Reconsidering Oracle Decentralization
Last October, the Smith + Crown research team published a report on blockchain oracles and the merit of pseudonymizing decentralized oracle networks. Building on recent commentary from OracleSwap’s Eric Falkenstein, this dispatch revisits issues of oracle obfuscation and decentralization with a new emphasis on efficiency and necessity thereof.
Decentralization drives both the sentiment and technical architecture supporting blockchain networks. From a desire to redistribute the otherwise unilateral power of central banks over their respective currencies came the first cryptonetworks, governed by individual nodes’ collective decisions regarding which software updates to adopt. In the years since, decentralization, enabling actions such as hard forks and chain-orphaning, has proved adept in securing these early networks. Perhaps for reason of this success, there remains a widespread outlook that, as networks and dApps evolve, new innovations in distributed networks must rely on decentralization themselves. This notion that a DLT-system’s characteristics must be mirrored by all components thereof is perhaps most readily apparent in blockchain oracle technology, widely employed by and often existential attack vectors for decentralized financial applications.
Hence, oracle systems such as those of Chainlink and Augur have attempted to emulate the robustness of the networks on which they operate through similar decentralization. However, as Falkenstein argues in a piece entitled “Decentralized Networks Need Centralized Oracles,” decentralization does not inherently add significant value to oracles serving decentralization financial applications and is, in certain cases, a hindrance thereto. In Chainlink, for example, nodes addressing a given query may total in the low-double digits; while more robust than a single oracle, perhaps, it’s disproportionately more feasible to corrupt a dozen nodes than it would be to corrupt Bitcoin’s roughly five thousand nodes. Further, oracle networks do not enjoy protection provided by the threat of a hard fork, nor are attacks against oracle networks self-defeating like those against PoW blockchains. Echoing assertions made in last year’s “The Oracle Problem and Mixicles” report, Smith + Crown maintains that some degree of node pseudonymity and/or obfuscation may limit the potential for corruption in networks or sub-networks unable to achieve meaningful decentralization.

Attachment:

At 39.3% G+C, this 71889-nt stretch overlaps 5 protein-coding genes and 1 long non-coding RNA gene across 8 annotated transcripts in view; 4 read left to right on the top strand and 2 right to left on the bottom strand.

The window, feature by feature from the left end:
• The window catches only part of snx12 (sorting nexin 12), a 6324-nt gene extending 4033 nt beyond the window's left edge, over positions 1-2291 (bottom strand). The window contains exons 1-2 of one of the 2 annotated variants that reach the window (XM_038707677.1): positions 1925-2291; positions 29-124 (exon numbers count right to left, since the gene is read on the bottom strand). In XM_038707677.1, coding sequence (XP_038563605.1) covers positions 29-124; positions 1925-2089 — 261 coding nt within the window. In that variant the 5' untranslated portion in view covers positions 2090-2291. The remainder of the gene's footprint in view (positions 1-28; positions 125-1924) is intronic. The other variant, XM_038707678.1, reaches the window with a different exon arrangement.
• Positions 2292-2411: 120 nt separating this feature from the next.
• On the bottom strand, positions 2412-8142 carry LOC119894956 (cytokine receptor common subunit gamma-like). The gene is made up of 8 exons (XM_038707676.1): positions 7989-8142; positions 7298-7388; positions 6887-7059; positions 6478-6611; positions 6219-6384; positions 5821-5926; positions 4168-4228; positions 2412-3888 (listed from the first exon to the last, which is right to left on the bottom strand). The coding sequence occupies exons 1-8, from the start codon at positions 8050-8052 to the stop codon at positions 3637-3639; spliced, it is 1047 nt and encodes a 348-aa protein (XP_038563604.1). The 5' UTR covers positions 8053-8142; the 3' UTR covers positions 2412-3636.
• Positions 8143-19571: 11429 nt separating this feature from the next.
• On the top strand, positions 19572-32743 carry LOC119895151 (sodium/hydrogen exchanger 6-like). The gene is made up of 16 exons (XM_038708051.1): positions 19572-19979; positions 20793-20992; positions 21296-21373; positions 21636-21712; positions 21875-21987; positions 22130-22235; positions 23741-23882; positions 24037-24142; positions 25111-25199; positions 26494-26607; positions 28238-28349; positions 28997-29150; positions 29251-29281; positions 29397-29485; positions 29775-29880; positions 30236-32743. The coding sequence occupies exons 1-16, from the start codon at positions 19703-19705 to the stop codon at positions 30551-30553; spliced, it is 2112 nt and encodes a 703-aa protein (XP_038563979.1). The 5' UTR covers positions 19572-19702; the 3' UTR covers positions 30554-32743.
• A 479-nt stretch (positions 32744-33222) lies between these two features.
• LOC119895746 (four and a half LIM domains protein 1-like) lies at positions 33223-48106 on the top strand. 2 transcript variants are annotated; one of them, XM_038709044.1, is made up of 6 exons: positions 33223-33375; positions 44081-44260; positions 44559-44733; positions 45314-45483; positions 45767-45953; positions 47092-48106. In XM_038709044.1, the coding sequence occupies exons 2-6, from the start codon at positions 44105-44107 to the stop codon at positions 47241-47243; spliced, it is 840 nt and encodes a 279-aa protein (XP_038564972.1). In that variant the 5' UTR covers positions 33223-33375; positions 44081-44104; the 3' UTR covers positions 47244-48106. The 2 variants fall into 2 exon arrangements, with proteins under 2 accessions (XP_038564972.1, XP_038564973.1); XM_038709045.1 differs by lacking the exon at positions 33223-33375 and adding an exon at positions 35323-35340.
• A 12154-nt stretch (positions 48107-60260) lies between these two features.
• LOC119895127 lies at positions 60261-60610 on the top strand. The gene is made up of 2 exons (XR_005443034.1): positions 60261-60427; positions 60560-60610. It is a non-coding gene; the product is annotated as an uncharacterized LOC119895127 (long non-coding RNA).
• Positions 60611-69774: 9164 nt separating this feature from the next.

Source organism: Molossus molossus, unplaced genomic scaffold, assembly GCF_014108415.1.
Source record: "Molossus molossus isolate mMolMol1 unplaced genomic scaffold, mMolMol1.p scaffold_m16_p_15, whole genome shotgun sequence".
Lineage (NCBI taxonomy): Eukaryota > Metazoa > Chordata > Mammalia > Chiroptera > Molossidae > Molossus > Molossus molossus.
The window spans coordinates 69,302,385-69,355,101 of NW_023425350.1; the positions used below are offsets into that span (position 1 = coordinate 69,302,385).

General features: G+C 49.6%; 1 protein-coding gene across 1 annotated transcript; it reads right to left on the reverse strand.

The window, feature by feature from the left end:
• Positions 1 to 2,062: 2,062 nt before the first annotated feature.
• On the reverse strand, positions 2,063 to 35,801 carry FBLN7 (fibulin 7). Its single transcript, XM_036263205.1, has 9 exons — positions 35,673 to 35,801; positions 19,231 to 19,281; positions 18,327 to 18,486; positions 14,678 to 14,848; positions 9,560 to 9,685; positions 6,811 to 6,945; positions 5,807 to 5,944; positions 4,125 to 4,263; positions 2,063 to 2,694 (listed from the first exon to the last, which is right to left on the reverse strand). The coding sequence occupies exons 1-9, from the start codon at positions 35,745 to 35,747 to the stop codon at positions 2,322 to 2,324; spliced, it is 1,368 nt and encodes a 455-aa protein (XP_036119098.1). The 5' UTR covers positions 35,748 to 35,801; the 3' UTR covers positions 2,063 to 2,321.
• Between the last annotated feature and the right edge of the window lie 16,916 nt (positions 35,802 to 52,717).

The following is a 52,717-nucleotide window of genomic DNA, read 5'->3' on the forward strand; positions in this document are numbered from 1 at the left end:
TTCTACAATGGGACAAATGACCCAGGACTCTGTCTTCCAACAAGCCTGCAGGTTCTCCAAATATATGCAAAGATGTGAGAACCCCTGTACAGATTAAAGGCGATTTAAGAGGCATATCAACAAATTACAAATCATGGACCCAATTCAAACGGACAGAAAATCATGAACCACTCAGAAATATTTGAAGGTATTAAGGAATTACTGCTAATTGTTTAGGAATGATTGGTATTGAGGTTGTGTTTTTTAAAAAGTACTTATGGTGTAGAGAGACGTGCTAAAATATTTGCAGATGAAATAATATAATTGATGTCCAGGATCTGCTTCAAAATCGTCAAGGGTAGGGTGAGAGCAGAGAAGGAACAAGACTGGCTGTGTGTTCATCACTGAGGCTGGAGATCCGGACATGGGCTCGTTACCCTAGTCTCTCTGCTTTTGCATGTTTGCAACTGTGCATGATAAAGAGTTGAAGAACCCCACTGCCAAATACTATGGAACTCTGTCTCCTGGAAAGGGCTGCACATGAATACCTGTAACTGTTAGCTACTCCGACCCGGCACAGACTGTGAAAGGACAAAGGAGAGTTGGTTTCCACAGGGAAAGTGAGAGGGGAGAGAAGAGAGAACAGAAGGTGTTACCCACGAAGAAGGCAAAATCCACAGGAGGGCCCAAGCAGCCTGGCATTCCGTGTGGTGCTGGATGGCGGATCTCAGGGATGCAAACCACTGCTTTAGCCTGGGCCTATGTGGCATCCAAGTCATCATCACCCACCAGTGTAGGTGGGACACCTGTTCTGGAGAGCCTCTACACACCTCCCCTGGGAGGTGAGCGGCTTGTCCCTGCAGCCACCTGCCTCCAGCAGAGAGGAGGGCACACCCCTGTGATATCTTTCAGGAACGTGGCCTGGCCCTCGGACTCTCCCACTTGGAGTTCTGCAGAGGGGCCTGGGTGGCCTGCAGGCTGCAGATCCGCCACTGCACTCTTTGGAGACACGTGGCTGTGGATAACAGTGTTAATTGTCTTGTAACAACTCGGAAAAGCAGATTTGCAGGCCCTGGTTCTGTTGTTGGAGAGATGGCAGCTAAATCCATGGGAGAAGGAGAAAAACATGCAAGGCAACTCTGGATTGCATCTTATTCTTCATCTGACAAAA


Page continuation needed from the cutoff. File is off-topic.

Alternatively, there exist cases in which decentralization establishes an unnecessarily excessive level of security at the expense of efficiency. Take the first instantiation of the Augur protocol, for example. To resolve a given prediction market, all REP holders may participate in reporting outcomes as decentralized oracles, a process which may take upwards of a week to complete. While thus far uncorrupted—by way of oracle fraud, at least—this level of robustness secures only a small number of prediction markets often with trading volumes of less than five ETH. Further inefficient is the cost structure of such systems; that is, an oracle networks whose efficacy—a function of the resources contributed thereto—depends on the value of its native cryptoasset often imposes costs outweighing demonstrable benefits.
Thus, Falkenstein argues that pseudonymous, centralized oracles are more appropriately applied to projects in the DeFi space. Such unilateral mechanisms are undoubtedly more efficient than their decentralized counterparts described above, both in terms of cost and time. Pseudonymization, he posits, will achieve a minimum threshold of security required by most DeFi applications without expending resources beyond the point of diminishing returns.
While Smith + Crown agrees that decentralization is not a mandate for oracles in a larger decentralized system, the team feels individual cryptosystems pose unique challenges and offer unique value, such that a too rigid mandate for use of pseudonymous, centralized oracles proves inappropriate to particular use cases. For example, a pseudonymizing a single oracle reporting weather conditions for insurance contracts will limit its susceptibility to external corruption but leave open the possibility of the employed oracle acting maliciously and, thus, would not be a viable component in systems in which an oracle’s potential to profit from corruption is high; instead, small-scale decentralization alongside pseudonymity would necessarily place internal checks on the oracles themselves while maintaining an acceptable level of inefficiency. In other DeFi applications, pseudonymity may not be legally or logically possible where auditing is required. Ultimately, oracle design, including matters of decentralization and obfuscation, must be performed on an network-by-network basis, as the technological merits of any mechanism are only efficacious to the extent that its strategic placement within a larger system allows.